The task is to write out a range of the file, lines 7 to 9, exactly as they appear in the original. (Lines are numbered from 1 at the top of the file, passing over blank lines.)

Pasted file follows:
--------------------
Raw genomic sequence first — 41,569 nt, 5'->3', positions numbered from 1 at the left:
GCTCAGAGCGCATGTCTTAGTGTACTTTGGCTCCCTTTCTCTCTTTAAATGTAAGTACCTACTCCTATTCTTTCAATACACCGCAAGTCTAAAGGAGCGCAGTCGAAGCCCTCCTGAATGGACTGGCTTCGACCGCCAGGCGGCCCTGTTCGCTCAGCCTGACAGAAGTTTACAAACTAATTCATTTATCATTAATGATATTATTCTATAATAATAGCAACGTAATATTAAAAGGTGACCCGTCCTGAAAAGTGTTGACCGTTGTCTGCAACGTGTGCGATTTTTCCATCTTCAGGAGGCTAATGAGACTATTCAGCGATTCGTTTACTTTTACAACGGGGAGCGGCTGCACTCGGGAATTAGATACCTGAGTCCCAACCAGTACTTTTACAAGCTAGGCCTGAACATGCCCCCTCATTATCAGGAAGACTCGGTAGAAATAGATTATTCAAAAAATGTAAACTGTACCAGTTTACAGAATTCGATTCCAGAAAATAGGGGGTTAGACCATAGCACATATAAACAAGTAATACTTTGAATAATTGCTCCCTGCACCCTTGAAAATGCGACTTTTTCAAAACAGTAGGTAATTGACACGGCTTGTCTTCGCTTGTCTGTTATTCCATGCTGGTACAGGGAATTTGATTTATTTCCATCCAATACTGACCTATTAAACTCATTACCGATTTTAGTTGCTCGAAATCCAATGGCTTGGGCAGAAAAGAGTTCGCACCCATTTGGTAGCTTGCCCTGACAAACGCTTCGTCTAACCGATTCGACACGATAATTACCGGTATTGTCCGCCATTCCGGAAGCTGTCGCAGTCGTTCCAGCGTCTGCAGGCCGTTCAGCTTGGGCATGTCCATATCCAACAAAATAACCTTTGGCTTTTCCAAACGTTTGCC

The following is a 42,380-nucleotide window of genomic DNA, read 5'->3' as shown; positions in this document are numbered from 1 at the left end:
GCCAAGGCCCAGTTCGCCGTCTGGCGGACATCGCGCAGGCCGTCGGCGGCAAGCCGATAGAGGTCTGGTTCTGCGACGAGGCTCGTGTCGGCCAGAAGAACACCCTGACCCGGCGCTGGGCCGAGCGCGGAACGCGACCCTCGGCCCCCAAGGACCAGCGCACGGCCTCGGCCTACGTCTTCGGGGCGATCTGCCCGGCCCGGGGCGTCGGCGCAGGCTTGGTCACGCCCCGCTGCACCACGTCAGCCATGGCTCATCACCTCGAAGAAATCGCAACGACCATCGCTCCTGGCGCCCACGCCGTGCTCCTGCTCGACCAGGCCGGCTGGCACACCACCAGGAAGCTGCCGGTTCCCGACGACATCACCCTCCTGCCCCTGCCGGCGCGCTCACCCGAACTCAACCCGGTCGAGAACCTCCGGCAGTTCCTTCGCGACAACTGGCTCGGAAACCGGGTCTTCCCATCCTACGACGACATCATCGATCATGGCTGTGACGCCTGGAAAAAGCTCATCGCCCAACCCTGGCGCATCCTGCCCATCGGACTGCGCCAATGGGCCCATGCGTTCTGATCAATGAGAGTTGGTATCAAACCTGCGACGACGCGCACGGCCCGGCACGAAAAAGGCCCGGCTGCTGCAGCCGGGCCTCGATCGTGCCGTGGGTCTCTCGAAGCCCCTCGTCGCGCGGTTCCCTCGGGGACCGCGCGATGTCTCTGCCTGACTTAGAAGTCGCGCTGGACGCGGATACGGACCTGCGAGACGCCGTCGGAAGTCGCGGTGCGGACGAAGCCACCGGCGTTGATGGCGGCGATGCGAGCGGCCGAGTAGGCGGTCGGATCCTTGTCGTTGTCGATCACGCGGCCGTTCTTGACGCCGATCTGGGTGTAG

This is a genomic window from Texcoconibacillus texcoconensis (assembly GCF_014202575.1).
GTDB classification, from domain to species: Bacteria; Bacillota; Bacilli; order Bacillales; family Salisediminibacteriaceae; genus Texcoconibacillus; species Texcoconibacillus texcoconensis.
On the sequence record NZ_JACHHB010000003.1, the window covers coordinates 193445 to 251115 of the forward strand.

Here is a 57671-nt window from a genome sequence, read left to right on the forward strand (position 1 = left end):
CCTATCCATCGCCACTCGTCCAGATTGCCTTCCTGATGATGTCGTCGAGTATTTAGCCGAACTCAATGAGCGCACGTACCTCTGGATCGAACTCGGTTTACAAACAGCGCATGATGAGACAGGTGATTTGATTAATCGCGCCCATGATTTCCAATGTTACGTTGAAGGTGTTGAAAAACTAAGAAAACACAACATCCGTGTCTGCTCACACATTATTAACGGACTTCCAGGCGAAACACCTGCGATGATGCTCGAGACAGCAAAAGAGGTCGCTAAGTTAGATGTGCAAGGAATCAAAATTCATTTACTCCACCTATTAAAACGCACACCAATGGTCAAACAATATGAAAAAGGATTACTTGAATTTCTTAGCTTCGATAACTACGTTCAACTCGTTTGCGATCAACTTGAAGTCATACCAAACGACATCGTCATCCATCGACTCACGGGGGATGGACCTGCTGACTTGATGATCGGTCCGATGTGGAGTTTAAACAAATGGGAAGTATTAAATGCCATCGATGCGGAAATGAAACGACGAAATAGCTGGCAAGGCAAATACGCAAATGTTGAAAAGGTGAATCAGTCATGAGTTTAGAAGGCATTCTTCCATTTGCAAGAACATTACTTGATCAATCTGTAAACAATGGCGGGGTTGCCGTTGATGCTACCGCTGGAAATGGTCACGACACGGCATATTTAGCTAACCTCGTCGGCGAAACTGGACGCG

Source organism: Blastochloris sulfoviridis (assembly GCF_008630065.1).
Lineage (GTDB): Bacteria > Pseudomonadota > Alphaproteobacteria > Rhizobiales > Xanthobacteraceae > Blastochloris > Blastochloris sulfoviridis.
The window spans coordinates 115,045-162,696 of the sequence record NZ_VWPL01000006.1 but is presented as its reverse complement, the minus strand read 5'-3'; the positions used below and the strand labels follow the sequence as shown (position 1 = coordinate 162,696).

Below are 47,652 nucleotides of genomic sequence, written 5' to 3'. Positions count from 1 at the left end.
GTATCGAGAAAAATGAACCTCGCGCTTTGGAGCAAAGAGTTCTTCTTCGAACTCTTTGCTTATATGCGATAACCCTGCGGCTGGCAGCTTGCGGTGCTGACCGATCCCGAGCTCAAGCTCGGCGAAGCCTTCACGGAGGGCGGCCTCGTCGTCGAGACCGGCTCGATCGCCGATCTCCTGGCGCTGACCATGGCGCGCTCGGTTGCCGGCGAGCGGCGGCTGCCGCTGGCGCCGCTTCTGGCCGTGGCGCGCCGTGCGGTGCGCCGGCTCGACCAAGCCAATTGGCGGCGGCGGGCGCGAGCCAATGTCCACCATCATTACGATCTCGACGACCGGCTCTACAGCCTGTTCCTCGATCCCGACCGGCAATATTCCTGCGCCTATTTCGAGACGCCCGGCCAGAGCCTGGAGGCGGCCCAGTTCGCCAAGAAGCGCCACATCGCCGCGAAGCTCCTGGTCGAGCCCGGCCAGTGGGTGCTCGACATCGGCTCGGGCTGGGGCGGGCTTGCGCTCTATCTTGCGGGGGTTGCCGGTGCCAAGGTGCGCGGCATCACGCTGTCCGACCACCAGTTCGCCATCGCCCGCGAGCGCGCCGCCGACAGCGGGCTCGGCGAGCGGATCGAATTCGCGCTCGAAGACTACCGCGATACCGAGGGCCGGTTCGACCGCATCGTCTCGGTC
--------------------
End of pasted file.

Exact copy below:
On the sequence record NZ_JACHHB010000003.1, the window covers coordinates 193445 to 251115 of the forward strand.

Here is a 57671-nt window from a genome sequence, read left to right on the forward strand (position 1 = left end):
CCTATCCATCGCCACTCGTCCAGATTGCCTTCCTGATGATGTCGTCGAGTATTTAGCCGAACTCAATGAGCGCACGTACCTCTGGATCGAACTCGGTTTACAAACAGCGCATGATGAGACAGGTGATTTGATTAATCGCGCCCATGATTTCCAATGTTACGTTGAAGGTGTTGAAAAACTAAGAAAACACAACATCCGTGTCTGCTCACACATTATTAACGGACTTCCAGGCGAAACACCTGCGATGATGCTCGAGACAGCAAAAGAGGTCGCTAAGTTAGATGTGCAAGGAATCAAAATTCATTTACTCCACCTATTAAAACGCACACCAATGGTCAAACAATATGAAAAAGGATTACTTGAATTTCTTAGCTTCGATAACTACGTTCAACTCGTTTGCGATCAACTTGAAGTCATACCAAACGACATCGTCATCCATCGACTCACGGGGGATGGACCTGCTGACTTGATGATCGGTCCGATGTGGAGTTTAAACAAATGGGAAGTATTAAATGCCATCGATGCGGAAATGAAACGACGAAATAGCTGGCAAGGCAAATACGCAAATGTTGAAAAGGTGAATCAGTCATGAGTTTAGAAGGCATTCTTCCATTTGCAAGAACATTACTTGATCAATCTGTAAACAATGGCGGGGTTGCCGTTGATGCTACCGCTGGAAATGGTCACGACACGGCATATTTAGCTAACCTCGTCGGCGAAACTGGACGCG